Fantasy. This is a world in which superheros really exist. Or at least, one superhero is real: the "Anchor of Justice" fights crime, is impervious to bullets, and can fly. When Hank's mom is rescued by the Anchor, the quiet shopkeeping ambitions of her husband and son become annoying to her, and they are "cowards." (Later we see that part of her complaint is that Hank's father pays off the mobsters without resistance.) She tries to induce superhuman powers in Hank by exposing him to toxins--with the disappointing result that he turns pink when doused with water. Hank's real superpower comes after the death of his dad, when he inherits the spirit of a turtle god, who asks to live in his shadow. The turtle spirit (and his three brothers) are awesome. But again, they could have been included in a Chinese immigrant story that isn't about superheros.


Why revive a failed character? I'm just not sure whether Yang and Liew should have revived this character rather than create their own from scratch--while still exploring the immigrant story--either using the superhero medium or not.* There's an afterword by Yang giving the history of the original comic, pointing out the historical context for its racism, and including a sample issue. It somehow damages the strength of their own work, to include what is essentially a failed and offensive comic (and exceedingly conventionally drawn) alongside their own strong interpretation. As a historical piece, the original Green Turtle might have been a nice English B.A. thesis subject, but Yang isn't writing non-fiction here. It makes me feel like the "hook" of the project--the marketing angle the publishers hoped for--was that these extremely talented contemporary comic artists were "re-imagining the first-ever Asian superhero!" No one at First Second thought beyond that. I personally would have much preferred an original superhero, or even better: a slightly fantastical story of a non-superhero exploring some of the same personal and cultural issues. In trying to include all the pieces of the original Green Turtle puzzle, they introduce distracting, useless extras. For instance, they give Hank the side-effect of turning pink when he gets wet, as a way of explaining why the Blazing Comics art director chose to make the skin of the original Green Turtle a pinkish, more "Western" hue than the Asian characters. (Yang argues that this coloring choice was to thwart Chu F. Hing's sly attempts to make him Asian, but in my edition of the book, the reprint of the original comic at the back of The Shadow Hero doesn't show any more "R" in the RGB coloring of the Green Turtle's skin than the Asian skin.)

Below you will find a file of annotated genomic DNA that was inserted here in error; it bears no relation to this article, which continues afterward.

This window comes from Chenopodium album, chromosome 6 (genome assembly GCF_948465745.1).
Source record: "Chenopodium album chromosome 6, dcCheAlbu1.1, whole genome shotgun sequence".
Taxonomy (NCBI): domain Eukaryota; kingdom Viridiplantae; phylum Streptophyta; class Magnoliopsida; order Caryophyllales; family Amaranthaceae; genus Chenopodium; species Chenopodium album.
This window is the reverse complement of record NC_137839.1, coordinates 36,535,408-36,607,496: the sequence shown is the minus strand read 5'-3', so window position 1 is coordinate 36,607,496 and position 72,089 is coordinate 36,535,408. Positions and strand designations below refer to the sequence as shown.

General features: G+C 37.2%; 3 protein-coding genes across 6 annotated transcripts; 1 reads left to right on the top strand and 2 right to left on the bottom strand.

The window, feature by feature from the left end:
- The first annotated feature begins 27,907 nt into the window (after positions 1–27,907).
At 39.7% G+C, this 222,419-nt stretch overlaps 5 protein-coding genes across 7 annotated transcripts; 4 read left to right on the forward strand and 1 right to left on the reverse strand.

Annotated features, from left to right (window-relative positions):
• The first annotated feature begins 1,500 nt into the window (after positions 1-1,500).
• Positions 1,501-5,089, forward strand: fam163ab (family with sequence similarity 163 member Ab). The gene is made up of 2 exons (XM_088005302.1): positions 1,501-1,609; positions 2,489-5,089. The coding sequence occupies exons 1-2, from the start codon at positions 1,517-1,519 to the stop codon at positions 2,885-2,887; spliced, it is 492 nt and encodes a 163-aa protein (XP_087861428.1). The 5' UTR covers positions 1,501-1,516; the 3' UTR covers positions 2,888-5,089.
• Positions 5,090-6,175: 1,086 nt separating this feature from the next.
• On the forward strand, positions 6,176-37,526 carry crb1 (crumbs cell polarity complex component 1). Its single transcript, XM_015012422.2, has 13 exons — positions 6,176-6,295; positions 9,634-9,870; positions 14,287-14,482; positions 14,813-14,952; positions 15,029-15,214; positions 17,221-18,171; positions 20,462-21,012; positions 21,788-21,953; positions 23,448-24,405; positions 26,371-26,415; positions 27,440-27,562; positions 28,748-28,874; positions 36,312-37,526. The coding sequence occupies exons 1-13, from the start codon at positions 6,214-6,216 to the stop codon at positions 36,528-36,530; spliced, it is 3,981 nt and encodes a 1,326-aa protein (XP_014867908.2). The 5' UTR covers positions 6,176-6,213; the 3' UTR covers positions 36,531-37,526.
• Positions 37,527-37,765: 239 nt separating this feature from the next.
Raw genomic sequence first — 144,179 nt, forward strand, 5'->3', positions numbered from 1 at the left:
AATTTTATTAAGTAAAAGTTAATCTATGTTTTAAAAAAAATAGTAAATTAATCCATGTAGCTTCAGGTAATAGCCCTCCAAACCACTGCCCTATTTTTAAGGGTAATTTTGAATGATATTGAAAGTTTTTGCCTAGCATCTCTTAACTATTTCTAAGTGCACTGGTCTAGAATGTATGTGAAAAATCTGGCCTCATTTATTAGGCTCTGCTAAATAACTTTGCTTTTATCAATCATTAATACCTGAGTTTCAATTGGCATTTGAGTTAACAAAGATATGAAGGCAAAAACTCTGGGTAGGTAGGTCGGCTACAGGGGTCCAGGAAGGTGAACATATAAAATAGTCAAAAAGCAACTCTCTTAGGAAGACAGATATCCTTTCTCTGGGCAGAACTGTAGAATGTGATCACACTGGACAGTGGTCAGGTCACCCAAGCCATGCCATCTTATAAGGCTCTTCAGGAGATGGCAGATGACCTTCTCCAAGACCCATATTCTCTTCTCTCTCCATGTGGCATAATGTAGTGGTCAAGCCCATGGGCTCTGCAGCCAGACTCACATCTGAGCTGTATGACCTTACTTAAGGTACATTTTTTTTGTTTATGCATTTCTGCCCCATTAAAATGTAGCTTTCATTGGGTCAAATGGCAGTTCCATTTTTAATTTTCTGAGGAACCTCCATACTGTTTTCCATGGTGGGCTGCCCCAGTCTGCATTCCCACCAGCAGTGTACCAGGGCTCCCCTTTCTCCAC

Art. Liew's style grew on me, although it's not particularly sophisticated or skilled. There's a kind of hairy, sketchy quality to his art, shaping angular corners. It's the way high-schoolers sketch, trying several lines and hoping the sum of them will add up to the curve or line they're looking for. There are also randomly occurring too-bold outlines of subjects and objects. It gives an amateurish quality that's either charming or lame, depending on your mood.


Writing. As I mentioned above, this is not as tight as Yang's regular work. And he needed to trust the art more. For instance, when we see the breath spiraling between Hank and Red Center, we don't need an explanation the first time, let alone the second. I got the impression that this project was not one that Yang had a lot of time for, and that after he turned in the text he didn't participate much in the clean-up stages, or collaborate deeply enough with the editor and Liew.


Trim size. This is a small complaint, but if you're going to reprint a comic at the back of a graphic novel, why not make the trim size the same as the comic?  


*And there's an argument that the superhero origin story is so boring and predictable at this point, if you don't contribute something new to it, maybe you shouldn't do it at all? Neil Gaiman's Sandman revives a tired old superhero from the late 30s, but completely revamps it: Morpheus is a god, the Lord of Dreams, and one of the seven Endless. Gone is the superhero who puts criminals to sleep with gas. Only the name "Sandman" is the same as the original series.